It’s important to pay attention to the timing of your meals. Eating close to when you’re going to sleep leads to both worse glucose control and worse sleep quality4. Ideally you should be leaving at least 3 hours between your last meal and going to sleep.

How are you sleeping? Poor sleep causes higher glucose levels and makes you eat more

Multiple studies have confirmed that poor sleep quality and reduced quantity leads to higher glucose peaks after eating 5. Just 4 days of sleeping 4.5 hours is enough to cause insulin resistance in young otherwise fit individuals6. We also know that poor sleep makes us eat more and choose high-calorie comfort foods.

Are you feeling stressed? Stress directly affects blood sugar and leads to excess weight gain

Cortisol is one of our main “stress” hormones and tends to be increased in periods of sustained high stress. Difficulties at work, challenging relationships and feeling overwhelmed with day-to-day demands are all likely to result in raised cortisol. This raises blood glucose levels by telling the body to create more glucose, which in turn causes raised insulin levels and stops the body breaking down fat7.

It’s important to take your stress levels into account when you’re looking at your CGM data. If you’ve eaten something that you thought should be healthy and you’ve noticed a big glucose spike, is it the food or could it be what else is going on in your life?

How much are you moving? Exercise improves your glucose handling

When you’ve had an unexpected glucose spike, think about what exercise you’ve done around the time of the meal. We went into this in some detail in our recent article on insulin resistance, but exercise makes your muscles more responsive to insulin and better able to dispose of glucose after eating.

The more you exercise the better your blood sugar control will be. Have you had a few days off? Did you have a day of not leaving the house, or even the chair!? We now have good evidence that recent exercise will tend to cause lower and less prolonged glucose peaks after eating8.

Remember though that very vigorous exercise can cause a temporary spike in blood glucose due to the breakdown of glycogen into glucose in your liver. This doesn’t mean you shouldn’t exercise but just be wary of basing dietary changes on glucose spikes without taking exercise into account.

So, should you change your diet as a result of CGM readings?

CGMs are an incredibly useful tool when used in the right way. But using them as a way to decide whether a food is “good” or “bad” for you, especially on a one-off basis is not hugely helpful. Do you really need CGM data to tell you that cakes, biscuits and Coke are bad for your blood sugar?

There’s also way more to health than just your glucose readings. A bowl of oats and fruit for breakfast will probably lead to a higher glucose spike than a plate of bacon, sausage and egg but do you really think that makes for a healthy daily breakfast? Of course not. Don’t abandon common sense in favour of glucose data. Doing so may prompt you to avoid foods which have other health benefits.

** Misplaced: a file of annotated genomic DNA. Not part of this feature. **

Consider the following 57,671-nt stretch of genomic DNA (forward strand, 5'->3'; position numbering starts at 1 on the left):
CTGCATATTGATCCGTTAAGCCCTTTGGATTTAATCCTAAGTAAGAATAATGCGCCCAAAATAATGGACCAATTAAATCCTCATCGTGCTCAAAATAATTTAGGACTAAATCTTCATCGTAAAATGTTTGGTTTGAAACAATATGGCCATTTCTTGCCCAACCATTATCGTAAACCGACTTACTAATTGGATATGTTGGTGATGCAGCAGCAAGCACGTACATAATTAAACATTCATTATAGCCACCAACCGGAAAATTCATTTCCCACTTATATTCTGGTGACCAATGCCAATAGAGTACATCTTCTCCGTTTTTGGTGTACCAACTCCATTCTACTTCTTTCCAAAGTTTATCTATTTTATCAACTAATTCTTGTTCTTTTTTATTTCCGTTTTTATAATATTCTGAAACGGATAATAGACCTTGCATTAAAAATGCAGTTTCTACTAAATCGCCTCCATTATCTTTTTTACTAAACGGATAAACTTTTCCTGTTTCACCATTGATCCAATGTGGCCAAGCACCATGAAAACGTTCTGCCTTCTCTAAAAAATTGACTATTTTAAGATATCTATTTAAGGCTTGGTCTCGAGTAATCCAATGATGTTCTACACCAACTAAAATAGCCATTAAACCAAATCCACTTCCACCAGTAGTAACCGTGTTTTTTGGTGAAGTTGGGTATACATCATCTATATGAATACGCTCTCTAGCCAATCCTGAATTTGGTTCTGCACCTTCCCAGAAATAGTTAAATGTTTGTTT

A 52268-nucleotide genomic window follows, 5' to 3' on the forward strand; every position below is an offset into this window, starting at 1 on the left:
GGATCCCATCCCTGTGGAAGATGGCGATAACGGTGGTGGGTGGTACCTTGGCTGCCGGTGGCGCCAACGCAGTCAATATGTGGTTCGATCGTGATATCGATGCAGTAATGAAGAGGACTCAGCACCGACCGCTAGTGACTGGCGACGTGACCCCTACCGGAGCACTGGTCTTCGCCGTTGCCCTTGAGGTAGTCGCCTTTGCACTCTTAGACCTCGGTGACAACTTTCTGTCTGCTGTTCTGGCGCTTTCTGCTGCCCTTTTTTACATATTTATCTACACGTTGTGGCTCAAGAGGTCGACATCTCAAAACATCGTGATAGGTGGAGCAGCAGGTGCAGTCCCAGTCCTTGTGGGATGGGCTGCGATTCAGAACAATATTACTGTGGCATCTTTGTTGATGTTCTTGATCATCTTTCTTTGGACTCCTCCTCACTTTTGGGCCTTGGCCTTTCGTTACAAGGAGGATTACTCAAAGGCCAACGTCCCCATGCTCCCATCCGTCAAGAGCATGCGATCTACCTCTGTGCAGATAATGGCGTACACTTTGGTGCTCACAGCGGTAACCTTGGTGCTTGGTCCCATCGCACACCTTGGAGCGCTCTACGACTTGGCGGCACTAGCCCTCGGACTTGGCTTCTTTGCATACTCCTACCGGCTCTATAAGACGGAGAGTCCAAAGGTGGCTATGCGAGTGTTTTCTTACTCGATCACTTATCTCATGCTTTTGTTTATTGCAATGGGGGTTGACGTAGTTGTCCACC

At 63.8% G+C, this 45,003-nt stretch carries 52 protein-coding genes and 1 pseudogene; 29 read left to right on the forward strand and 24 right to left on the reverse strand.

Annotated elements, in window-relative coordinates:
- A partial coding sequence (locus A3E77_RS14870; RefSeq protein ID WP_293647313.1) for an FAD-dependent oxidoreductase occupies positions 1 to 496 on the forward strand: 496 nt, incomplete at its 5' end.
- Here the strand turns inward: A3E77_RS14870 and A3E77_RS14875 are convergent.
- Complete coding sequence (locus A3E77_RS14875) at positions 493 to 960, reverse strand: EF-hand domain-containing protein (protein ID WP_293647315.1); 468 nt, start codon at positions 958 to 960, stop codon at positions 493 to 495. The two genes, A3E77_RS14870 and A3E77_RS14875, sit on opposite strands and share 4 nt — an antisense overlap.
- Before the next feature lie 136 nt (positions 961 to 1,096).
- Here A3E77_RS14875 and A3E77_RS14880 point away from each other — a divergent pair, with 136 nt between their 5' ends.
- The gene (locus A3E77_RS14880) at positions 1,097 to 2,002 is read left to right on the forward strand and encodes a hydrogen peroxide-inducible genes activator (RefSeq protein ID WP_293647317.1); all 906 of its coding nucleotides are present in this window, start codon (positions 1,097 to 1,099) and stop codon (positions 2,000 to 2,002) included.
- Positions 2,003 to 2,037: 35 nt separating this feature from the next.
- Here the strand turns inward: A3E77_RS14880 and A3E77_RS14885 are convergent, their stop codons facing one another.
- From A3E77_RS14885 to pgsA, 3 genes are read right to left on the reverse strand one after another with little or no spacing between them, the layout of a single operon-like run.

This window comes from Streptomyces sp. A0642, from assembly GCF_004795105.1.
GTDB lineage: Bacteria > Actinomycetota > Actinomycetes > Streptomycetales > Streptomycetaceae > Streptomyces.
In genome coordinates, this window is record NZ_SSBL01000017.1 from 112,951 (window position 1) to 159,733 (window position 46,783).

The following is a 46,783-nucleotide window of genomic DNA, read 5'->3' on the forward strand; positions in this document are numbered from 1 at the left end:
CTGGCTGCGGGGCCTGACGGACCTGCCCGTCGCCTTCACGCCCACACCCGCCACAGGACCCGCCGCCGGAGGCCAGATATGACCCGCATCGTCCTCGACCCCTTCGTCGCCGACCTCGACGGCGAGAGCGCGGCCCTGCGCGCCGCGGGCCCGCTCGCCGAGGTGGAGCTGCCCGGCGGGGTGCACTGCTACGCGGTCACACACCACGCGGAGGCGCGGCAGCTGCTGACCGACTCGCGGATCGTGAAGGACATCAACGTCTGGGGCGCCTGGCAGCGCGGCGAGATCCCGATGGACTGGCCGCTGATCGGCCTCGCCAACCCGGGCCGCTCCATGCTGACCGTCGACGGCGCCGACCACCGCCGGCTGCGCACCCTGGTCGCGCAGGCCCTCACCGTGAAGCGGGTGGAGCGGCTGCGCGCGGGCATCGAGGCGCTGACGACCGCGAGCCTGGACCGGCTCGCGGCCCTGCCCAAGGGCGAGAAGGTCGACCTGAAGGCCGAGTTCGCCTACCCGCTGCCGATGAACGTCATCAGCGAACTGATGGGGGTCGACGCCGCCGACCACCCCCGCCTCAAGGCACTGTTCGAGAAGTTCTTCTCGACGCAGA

Our advice? If you want to use CGM data to inform your diet, ask yourself the following questions:

  • Am I well rested, have I been sleeping well the last few days?
  • Am I feeling calm and in control?
  • Have I been doing my normal amount of exercise in the last week?
  • Am I eating this food at the time I normally would?
  • Is this a food that I know has no other health benefits?

If the answer is yes to all of these questions, particularly if you’ve noticed glucose spikes more than once, then maybe it’s a good idea to minimise that food's presence in your life.

The last question in particular, is important. Many people notice that they have a glucose spike after eating foods with health-promoting properties like fruit. This is normal, fruits contain fructose. But they also contain fibre, vitamins and polyphenols all of which have proven health benefits and fruits have been shown to reduce your risk of developing type 2 diabetes9. But the form of fruit matters. Fresh fruit is a much better option than dried fruits and fruit juices.

The bottom line

Wearing a CGM can tell you a lot about your metabolic health. It can give you helpful insights into your diet and will likely reinforce what you already know, i.e too many cakes, biscuits and crisps are bad for you. It might provide surprising insights into your dietary patterns that for some people prompts radical change.

But there’s so much more to your blood sugar responses than just what you eat. We would urge you to really think about the rest of your life before cutting out too many types of food. In particular, it’s important to think twice before cutting out foods with very clear health benefits like fruit.

If you do have significant glucose spikes after eating, it’s probably better to treat it as a sign that you need to change your “metabolic engine” rather than fuel that you’re putting in it. In the short-term, you can improve your glucose responses by optimising sleep, stress management and increasing movement. In the longer-term, the way to improve glucose responses is by improving your metabolism, largely through targeted aerobic and strength training.